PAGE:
Chemical-looping combustion – a thermodynamic study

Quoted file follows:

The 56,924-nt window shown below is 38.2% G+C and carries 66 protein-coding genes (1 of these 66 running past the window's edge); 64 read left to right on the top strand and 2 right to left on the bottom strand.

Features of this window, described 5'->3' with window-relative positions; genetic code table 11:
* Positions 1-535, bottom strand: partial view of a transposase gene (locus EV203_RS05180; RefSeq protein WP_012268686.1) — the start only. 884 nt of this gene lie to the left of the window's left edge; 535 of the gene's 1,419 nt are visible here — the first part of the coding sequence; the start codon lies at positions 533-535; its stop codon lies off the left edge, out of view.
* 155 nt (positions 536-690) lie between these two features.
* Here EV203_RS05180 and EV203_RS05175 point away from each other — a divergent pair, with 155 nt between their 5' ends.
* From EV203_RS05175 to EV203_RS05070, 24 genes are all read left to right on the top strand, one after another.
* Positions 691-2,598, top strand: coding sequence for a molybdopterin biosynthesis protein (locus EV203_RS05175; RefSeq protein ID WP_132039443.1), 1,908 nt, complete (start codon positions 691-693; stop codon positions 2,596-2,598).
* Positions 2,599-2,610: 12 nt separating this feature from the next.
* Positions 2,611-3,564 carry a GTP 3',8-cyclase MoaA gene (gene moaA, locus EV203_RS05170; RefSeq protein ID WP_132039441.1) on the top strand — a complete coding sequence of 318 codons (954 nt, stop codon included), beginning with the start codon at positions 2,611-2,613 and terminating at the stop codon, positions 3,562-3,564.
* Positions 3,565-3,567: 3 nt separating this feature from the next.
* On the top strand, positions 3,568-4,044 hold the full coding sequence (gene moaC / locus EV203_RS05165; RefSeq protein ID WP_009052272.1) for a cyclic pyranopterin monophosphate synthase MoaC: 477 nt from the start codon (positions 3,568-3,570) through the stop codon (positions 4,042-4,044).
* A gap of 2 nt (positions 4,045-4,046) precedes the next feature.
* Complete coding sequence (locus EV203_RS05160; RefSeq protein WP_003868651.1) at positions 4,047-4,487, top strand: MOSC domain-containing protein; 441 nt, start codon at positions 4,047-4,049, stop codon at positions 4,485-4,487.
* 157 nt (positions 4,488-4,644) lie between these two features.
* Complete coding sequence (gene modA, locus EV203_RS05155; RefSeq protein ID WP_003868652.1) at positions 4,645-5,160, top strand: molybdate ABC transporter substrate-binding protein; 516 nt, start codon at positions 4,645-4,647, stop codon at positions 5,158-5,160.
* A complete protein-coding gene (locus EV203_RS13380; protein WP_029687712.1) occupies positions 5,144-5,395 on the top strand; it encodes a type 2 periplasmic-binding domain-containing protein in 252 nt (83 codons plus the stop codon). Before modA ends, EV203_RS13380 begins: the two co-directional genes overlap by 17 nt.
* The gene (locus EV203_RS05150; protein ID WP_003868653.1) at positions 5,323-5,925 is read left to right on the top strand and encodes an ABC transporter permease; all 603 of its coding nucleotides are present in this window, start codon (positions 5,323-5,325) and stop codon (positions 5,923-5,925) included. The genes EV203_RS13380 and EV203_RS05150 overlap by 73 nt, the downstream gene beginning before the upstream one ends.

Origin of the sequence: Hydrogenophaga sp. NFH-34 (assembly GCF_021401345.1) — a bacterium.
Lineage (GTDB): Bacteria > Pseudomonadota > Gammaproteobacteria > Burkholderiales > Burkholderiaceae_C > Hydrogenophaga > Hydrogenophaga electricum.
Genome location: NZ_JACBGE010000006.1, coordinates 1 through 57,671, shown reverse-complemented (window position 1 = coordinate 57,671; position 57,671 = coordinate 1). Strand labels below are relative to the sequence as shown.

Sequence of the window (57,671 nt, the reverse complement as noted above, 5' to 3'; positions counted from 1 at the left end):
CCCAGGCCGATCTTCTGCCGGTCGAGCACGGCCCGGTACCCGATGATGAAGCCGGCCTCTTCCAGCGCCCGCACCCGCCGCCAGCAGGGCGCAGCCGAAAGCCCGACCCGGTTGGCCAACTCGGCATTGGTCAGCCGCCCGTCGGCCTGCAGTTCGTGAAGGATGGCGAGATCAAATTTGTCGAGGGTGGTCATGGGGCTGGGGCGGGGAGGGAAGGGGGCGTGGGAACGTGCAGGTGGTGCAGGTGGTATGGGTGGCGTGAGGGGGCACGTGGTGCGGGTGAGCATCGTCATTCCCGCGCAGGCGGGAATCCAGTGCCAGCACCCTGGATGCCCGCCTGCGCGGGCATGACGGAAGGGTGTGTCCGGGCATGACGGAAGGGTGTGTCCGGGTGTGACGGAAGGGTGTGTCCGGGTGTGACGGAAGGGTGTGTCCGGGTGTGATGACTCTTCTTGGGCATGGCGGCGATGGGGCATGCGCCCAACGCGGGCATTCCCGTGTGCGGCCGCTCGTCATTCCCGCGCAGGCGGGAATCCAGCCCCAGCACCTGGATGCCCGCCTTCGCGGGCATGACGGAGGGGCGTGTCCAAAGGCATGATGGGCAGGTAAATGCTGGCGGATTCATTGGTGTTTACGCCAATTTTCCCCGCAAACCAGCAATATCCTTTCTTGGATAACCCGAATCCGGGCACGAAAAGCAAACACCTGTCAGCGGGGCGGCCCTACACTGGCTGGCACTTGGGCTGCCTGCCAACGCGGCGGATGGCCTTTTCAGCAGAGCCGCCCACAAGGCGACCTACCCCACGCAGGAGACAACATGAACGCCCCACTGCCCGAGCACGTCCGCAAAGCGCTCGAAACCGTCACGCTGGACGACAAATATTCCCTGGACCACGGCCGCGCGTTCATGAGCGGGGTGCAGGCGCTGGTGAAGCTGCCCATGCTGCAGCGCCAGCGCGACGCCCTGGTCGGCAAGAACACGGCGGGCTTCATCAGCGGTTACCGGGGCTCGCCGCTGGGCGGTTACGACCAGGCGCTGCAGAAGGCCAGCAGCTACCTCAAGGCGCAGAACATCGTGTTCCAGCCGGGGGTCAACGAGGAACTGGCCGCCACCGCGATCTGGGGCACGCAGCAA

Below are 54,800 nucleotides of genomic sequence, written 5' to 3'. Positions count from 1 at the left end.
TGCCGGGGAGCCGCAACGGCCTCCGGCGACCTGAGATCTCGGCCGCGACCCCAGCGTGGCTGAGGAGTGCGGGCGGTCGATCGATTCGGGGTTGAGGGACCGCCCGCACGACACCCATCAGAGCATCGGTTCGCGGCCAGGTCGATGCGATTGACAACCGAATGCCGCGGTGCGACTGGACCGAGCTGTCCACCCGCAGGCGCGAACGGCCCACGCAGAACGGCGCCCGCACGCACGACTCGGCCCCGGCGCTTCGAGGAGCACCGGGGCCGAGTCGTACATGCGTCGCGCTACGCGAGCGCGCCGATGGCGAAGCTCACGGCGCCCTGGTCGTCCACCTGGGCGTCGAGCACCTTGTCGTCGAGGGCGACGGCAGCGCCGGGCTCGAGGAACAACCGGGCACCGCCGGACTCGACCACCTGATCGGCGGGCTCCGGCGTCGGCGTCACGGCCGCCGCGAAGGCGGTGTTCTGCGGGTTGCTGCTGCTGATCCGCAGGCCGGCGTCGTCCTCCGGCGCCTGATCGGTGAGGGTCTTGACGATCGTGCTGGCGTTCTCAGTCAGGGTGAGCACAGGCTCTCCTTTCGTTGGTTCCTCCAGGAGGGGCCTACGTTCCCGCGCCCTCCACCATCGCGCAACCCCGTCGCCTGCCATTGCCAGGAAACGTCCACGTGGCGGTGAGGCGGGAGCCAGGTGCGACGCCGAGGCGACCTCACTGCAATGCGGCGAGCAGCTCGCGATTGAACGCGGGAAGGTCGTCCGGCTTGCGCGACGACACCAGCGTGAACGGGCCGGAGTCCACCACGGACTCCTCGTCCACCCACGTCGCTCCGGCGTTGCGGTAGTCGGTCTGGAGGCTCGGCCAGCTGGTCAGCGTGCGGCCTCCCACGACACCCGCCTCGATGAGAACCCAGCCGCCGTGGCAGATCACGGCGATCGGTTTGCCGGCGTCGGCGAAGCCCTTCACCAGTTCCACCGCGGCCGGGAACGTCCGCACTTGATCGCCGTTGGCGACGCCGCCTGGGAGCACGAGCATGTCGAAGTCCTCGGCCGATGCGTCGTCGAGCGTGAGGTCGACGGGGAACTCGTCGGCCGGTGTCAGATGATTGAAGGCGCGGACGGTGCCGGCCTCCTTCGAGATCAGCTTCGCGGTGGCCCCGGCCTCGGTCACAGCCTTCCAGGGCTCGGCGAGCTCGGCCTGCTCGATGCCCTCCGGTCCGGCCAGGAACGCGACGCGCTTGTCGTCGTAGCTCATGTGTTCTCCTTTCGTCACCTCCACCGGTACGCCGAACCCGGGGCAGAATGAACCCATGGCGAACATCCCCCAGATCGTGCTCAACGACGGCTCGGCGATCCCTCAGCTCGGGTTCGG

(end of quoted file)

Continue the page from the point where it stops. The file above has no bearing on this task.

The poor performance of internal combustion (IC) engines can be attributed to the departure from equilibrium in the combustion process. This departure is expressed numerically, as the difference between the working fluid’s temperature and an ideal ‘combustion temperature’, calculated using a simple expression. It is shown that for combustion of hydrocarbons to be performed reversibly in a single reaction, impractically high working fluid temperatures are required — typically at least 3500 K. Chemical-looping combustion (CLC) is an alternative to traditional, single-stage combustion that performs the oxidation of fuels using two reactions, in separate vessels: the oxidizer and reducer. An additional species circulates between the oxidizer and reducer carrying oxygen atoms. Careful selection of this oxygen carrier can reduce the equilibrium temperature of the two redox reactions to below current metallurgical limits. Consequently, using CLC it is theoretically possible to approach a reversible IC engine without resorting to impractical temperatures. CLC also lends itself to carbon capture, as at no point is N2 from the air allowed to mix with the CO2 produced in the reduction process and therefore a post-combustion scrubbing plant is not required. Two thermodynamic criteria for selecting the oxygen carrier are established: the equilibrium temperature of both redox reactions should lie below present metallurgical limits. Equally, both reactions must be sufficiently hot to ensure that their reaction velocity is high. The key parameter determining the two reaction temperatures is the change in standard state entropy for each reaction. An analysis is conducted for an irreversible CLC system using two Rankine cycles to produce shaft work, giving an overall efficiency of 86.5 per cent. The analysis allows for irreversibilites in turbine, boiler, and condensers, but assumes reactions take place at equilibrium. However, using Rankine cycles in a CLC system is considered impractical because of the need for high-temperature, indirect heat exchange. An alternative arrangement, avoiding indirect heat exchange, is discussed briefly.